Anyone who has ever been to America’s Christian subculture will be shocked to learn that there was once a show called VeggieTales. Read more healthy Veggietales Facts!
This was prior to December 21, 1993 when “Where’s God If I’m S-Scared?” appeared on VHS in Christian bookstores. Phil Vischer, the creator of VeggieTales, couldn’t have imagined how the series would impact children and families over the next quarter century.
This month marks the 25th anniversary of VeggieTales. Here are 25 things you might not know about the show that redefined a genre, and impacted millions upon millions of Christians.
1. Chocolate Tales?
The counter at VeggieTales could have easily resembled Candy Land’s kitchen counter. Vischer started by trying out a talking candy bar to create his character.
However, his wife said that moms would be furious if children fell in love with candy. The show took a healthier turn when he switched to a cucumber.
2. Look Ma, There Are No Hands
Vischer was not a vegetarian. Vischer simply needed character models that were simple to animate during the early days computer-generated graphics.
The animators for tomatoes and gourds weren’t required to have arms, legs or hair animated like animal or human characters, so the show moved into the produce aisle.
3. Creative Role Models
Jim Henson and Walt Disney were Vischer’s heroes as a child. The series is filled with their influence on storytelling, humor and creativity.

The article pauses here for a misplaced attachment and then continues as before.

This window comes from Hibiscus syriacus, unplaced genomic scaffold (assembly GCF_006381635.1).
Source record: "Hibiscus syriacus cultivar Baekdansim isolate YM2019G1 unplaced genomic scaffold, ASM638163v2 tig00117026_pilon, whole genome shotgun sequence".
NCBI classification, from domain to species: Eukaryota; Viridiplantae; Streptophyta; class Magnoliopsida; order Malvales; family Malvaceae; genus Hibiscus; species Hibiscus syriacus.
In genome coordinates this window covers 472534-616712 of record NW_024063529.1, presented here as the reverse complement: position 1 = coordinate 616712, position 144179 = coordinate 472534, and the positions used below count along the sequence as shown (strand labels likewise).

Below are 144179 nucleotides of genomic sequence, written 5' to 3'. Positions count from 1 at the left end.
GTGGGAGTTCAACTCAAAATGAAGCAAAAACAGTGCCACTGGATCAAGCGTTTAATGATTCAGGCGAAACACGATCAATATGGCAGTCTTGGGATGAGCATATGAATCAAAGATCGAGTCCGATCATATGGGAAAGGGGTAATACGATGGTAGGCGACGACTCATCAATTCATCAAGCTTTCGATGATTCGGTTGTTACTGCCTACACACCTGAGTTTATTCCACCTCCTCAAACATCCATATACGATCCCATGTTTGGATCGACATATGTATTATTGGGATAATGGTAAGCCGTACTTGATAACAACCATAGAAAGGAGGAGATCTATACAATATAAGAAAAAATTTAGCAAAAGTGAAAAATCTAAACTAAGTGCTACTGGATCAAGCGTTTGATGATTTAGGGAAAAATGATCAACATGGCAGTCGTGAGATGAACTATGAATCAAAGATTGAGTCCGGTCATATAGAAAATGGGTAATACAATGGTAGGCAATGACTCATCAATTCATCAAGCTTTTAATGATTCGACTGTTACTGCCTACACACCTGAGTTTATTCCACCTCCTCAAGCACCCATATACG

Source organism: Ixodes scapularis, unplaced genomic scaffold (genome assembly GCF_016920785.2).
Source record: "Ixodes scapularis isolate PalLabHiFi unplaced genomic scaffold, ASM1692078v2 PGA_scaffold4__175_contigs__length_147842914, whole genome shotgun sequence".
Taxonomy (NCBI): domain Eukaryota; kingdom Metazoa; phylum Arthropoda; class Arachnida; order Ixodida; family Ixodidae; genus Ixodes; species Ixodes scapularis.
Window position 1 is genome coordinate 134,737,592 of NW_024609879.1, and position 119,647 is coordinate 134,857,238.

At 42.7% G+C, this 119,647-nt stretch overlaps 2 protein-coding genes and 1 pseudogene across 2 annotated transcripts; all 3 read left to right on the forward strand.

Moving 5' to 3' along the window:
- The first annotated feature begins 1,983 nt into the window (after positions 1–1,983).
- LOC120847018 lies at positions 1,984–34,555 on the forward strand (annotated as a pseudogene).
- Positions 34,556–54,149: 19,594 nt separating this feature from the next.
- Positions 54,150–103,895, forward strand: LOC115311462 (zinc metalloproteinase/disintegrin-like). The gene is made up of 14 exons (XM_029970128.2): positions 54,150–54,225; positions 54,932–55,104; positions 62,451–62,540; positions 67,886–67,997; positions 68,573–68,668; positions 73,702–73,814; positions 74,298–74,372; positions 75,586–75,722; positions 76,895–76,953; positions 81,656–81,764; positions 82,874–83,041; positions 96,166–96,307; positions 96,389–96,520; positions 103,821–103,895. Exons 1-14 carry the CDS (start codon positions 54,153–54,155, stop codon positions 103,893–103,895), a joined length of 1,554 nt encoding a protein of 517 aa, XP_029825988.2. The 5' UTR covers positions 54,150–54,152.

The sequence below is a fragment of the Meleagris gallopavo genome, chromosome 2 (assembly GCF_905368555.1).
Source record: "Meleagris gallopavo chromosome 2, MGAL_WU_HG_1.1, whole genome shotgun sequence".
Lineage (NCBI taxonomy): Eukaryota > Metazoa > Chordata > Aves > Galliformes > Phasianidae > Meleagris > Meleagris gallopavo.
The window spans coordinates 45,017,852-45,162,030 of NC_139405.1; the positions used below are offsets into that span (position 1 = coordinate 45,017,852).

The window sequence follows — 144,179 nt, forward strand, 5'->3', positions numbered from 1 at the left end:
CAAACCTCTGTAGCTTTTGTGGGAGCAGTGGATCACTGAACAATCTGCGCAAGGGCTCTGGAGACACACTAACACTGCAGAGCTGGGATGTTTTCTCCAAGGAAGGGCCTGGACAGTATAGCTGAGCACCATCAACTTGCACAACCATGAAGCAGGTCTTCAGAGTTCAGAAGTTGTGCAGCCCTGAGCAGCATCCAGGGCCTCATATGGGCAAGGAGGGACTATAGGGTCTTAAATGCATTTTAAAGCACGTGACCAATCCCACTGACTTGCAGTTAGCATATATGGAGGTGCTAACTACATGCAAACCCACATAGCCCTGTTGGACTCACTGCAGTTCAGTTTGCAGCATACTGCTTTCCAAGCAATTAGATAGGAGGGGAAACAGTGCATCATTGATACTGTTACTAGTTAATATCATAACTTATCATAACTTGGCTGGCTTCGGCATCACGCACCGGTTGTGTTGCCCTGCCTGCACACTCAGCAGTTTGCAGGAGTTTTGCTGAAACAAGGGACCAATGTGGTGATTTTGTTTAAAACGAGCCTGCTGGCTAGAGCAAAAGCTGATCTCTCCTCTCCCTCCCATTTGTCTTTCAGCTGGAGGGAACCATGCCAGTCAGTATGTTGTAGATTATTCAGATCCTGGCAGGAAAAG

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4. Playing with the Big Boys
Vischer briefly outperformed his heroes at least in one way. In his autobiography, Vischer says his company Big Idea was at one time the largest animation studio between the coasts–overshadowing Disney, Pixar, and DreamWorks.
5. Crazy (Early) Success
Vischer claims that VeggieTales is the most successful direct to-video series of all time. Big Idea’s revenue grew by 3,300% between 1996 and 1999 from $1.3 million up to $44million.
However, as you will see, this success would eventually end in bankruptcy.
6. Undiscovered Content: A treasure trove of hidden content
Many VeggieTales DVDs contained secret Easter Eggs that were hidden among menu icons. One example was where the French Peas attempted to create a bootleg copy Jonah: A VeggieTales Movie.
Here are some hidden features that you might have missed. You might want to get rid of those old DVDs.
7. Virtual Veggies
VeggieTales was released in 1993, the year that Jurassic Park premiered and production started on Toy Story’s first film. These movies were crucial in introducing people to computer animation.
VeggieTales, in a world where Christian media are often criticized for being out of touch, was ahead its time when it explored new technology for children’s programming.
8. It’s not as much Bible as you remember
VeggiesTales can be described as a program where vegetables share Bible stories with children. In reality, only a tiny percentage of the videos were retold Bible stories.
The vast majority of shows were spoofs of well-known pop culture stories or popular literary tales, such as Indiana Jones (“Minnesota Cuke”) and Lord of the Rings (“Lord of the Beans”).
Each episode introduced children to a Bible verse that supported its theme.
9. Old Testament Emphasis
The VeggieTales show that featured stories from Scripture was a strong representation of the canonical representation.
Here’s the breakdown: Genesis (featured on three videos); Exodus (2), Joshua (1); Judges (1). Esther (1). 1 Samuel (1). Daniel (2). Jonah (1). Luke (1).
It turns out that there was a reason the New Testament was so sparingly used.
10. The Rules of Mom
Vischer’s mom has a Ph.D. from Christian Education and gave him some guidelines for creating VeggieTales. These were: 1) Don’t portray Jesus as a vegetable; and 2) Avoid implying that vegetables can have redemptive relationships to God.